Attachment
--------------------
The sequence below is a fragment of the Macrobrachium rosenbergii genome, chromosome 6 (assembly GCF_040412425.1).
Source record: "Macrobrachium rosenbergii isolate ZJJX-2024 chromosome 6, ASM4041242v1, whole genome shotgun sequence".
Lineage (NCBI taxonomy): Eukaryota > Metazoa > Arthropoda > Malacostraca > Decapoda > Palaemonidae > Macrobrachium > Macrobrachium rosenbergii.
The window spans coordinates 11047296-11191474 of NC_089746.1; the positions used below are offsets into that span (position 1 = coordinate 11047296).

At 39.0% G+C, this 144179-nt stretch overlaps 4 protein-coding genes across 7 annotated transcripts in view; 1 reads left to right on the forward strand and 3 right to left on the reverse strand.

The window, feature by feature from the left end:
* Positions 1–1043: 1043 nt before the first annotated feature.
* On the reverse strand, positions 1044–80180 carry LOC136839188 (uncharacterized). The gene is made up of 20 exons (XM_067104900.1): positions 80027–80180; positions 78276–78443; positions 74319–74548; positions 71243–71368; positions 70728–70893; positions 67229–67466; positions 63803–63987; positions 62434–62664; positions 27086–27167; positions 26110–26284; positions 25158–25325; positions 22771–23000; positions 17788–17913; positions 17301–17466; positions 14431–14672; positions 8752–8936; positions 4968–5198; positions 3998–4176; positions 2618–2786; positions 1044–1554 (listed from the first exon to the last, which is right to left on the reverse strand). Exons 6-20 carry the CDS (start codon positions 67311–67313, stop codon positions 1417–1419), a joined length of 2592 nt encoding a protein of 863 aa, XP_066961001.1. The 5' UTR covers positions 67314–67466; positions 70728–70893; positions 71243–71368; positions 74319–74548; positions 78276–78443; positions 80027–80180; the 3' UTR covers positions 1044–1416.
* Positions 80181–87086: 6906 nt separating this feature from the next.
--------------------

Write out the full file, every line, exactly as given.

The sequence below is a fragment of the Macrobrachium rosenbergii genome, chromosome 6 (assembly GCF_040412425.1).
Source record: "Macrobrachium rosenbergii isolate ZJJX-2024 chromosome 6, ASM4041242v1, whole genome shotgun sequence".
Lineage (NCBI taxonomy): Eukaryota > Metazoa > Arthropoda > Malacostraca > Decapoda > Palaemonidae > Macrobrachium > Macrobrachium rosenbergii.
The window spans coordinates 11047296-11191474 of NC_089746.1; the positions used below are offsets into that span (position 1 = coordinate 11047296).

At 39.0% G+C, this 144179-nt stretch overlaps 4 protein-coding genes across 7 annotated transcripts in view; 1 reads left to right on the forward strand and 3 right to left on the reverse strand.

The window, feature by feature from the left end:
* Positions 1–1043: 1043 nt before the first annotated feature.
* On the reverse strand, positions 1044–80180 carry LOC136839188 (uncharacterized). The gene is made up of 20 exons (XM_067104900.1): positions 80027–80180; positions 78276–78443; positions 74319–74548; positions 71243–71368; positions 70728–70893; positions 67229–67466; positions 63803–63987; positions 62434–62664; positions 27086–27167; positions 26110–26284; positions 25158–25325; positions 22771–23000; positions 17788–17913; positions 17301–17466; positions 14431–14672; positions 8752–8936; positions 4968–5198; positions 3998–4176; positions 2618–2786; positions 1044–1554 (listed from the first exon to the last, which is right to left on the reverse strand). Exons 6-20 carry the CDS (start codon positions 67311–67313, stop codon positions 1417–1419), a joined length of 2592 nt encoding a protein of 863 aa, XP_066961001.1. The 5' UTR covers positions 67314–67466; positions 70728–70893; positions 71243–71368; positions 74319–74548; positions 78276–78443; positions 80027–80180; the 3' UTR covers positions 1044–1416.
* Positions 80181–87086: 6906 nt separating this feature from the next.